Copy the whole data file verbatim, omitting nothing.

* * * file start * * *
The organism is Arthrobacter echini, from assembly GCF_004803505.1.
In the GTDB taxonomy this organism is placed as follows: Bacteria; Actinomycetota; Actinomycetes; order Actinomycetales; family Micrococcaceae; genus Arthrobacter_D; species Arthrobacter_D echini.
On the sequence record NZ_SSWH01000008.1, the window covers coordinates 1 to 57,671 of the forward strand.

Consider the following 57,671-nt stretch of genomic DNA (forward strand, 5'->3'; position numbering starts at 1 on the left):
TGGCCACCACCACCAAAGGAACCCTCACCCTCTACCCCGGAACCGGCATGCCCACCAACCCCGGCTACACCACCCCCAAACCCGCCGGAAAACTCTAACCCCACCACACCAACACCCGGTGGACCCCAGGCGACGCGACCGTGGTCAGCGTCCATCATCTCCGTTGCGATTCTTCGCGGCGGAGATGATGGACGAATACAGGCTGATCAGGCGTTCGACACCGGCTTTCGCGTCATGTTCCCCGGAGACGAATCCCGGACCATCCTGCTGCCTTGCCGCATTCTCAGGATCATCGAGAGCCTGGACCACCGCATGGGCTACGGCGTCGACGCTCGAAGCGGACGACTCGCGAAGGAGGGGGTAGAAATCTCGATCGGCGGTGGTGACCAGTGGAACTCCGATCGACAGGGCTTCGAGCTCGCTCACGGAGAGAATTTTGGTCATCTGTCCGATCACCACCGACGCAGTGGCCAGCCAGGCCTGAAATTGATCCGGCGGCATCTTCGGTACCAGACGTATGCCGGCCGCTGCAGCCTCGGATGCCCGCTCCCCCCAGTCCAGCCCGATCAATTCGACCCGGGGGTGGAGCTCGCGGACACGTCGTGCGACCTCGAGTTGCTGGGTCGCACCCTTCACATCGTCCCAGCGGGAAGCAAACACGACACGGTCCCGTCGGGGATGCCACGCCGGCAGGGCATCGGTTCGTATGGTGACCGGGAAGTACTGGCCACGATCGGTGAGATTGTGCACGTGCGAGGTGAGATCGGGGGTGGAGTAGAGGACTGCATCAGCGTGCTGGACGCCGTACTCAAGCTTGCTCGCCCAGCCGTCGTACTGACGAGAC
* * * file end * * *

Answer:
The organism is Arthrobacter echini, from assembly GCF_004803505.1.
In the GTDB taxonomy this organism is placed as follows: Bacteria; Actinomycetota; Actinomycetes; order Actinomycetales; family Micrococcaceae; genus Arthrobacter_D; species Arthrobacter_D echini.
On the sequence record NZ_SSWH01000008.1, the window covers coordinates 1 to 57,671 of the forward strand.

Consider the following 57,671-nt stretch of genomic DNA (forward strand, 5'->3'; position numbering starts at 1 on the left):
TGGCCACCACCACCAAAGGAACCCTCACCCTCTACCCCGGAACCGGCATGCCCACCAACCCCGGCTACACCACCCCCAAACCCGCCGGAAAACTCTAACCCCACCACACCAACACCCGGTGGACCCCAGGCGACGCGACCGTGGTCAGCGTCCATCATCTCCGTTGCGATTCTTCGCGGCGGAGATGATGGACGAATACAGGCTGATCAGGCGTTCGACACCGGCTTTCGCGTCATGTTCCCCGGAGACGAATCCCGGACCATCCTGCTGCCTTGCCGCATTCTCAGGATCATCGAGAGCCTGGACCACCGCATGGGCTACGGCGTCGACGCTCGAAGCGGACGACTCGCGAAGGAGGGGGTAGAAATCTCGATCGGCGGTGGTGACCAGTGGAACTCCGATCGACAGGGCTTCGAGCTCGCTCACGGAGAGAATTTTGGTCATCTGTCCGATCACCACCGACGCAGTGGCCAGCCAGGCCTGAAATTGATCCGGCGGCATCTTCGGTACCAGACGTATGCCGGCCGCTGCAGCCTCGGATGCCCGCTCCCCCCAGTCCAGCCCGATCAATTCGACCCGGGGGTGGAGCTCGCGGACACGTCGTGCGACCTCGAGTTGCTGGGTCGCACCCTTCACATCGTCCCAGCGGGAAGCAAACACGACACGGTCCCGTCGGGGATGCCACGCCGGCAGGGCATCGGTTCGTATGGTGACCGGGAAGTACTGGCCACGATCGGTGAGATTGTGCACGTGCGAGGTGAGATCGGGGGTGGAGTAGAGGACTGCATCAGCGTGCTGGACGCCGTACTCAAGCTTGCTCGCCCAGCCGTCGTACTGACGAGAC